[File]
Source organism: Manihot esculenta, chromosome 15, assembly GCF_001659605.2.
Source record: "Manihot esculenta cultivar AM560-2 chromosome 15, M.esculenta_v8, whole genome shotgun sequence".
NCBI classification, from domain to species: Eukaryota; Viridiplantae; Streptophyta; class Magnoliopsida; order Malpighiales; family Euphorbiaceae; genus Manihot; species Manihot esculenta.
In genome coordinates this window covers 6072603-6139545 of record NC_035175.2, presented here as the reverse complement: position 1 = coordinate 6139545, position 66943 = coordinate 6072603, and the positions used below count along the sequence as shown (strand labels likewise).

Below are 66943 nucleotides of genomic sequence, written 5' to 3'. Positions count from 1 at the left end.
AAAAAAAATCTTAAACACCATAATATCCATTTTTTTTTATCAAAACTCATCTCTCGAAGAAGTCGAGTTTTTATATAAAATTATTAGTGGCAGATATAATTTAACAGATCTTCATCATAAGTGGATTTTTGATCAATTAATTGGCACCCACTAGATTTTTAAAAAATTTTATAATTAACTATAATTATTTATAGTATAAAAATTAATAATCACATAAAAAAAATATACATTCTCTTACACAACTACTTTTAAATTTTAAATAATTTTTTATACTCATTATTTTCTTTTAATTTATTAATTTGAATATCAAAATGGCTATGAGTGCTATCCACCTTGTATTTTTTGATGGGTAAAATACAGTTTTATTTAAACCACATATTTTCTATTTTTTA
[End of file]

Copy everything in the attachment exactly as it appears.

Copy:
Source organism: Manihot esculenta, chromosome 15, assembly GCF_001659605.2.
Source record: "Manihot esculenta cultivar AM560-2 chromosome 15, M.esculenta_v8, whole genome shotgun sequence".
NCBI classification, from domain to species: Eukaryota; Viridiplantae; Streptophyta; class Magnoliopsida; order Malpighiales; family Euphorbiaceae; genus Manihot; species Manihot esculenta.
In genome coordinates this window covers 6072603-6139545 of record NC_035175.2, presented here as the reverse complement: position 1 = coordinate 6139545, position 66943 = coordinate 6072603, and the positions used below count along the sequence as shown (strand labels likewise).

Below are 66943 nucleotides of genomic sequence, written 5' to 3'. Positions count from 1 at the left end.
AAAAAAAATCTTAAACACCATAATATCCATTTTTTTTTATCAAAACTCATCTCTCGAAGAAGTCGAGTTTTTATATAAAATTATTAGTGGCAGATATAATTTAACAGATCTTCATCATAAGTGGATTTTTGATCAATTAATTGGCACCCACTAGATTTTTAAAAAATTTTATAATTAACTATAATTATTTATAGTATAAAAATTAATAATCACATAAAAAAAATATACATTCTCTTACACAACTACTTTTAAATTTTAAATAATTTTTTATACTCATTATTTTCTTTTAATTTATTAATTTGAATATCAAAATGGCTATGAGTGCTATCCACCTTGTATTTTTTGATGGGTAAAATACAGTTTTATTTAAACCACATATTTTCTATTTTTTA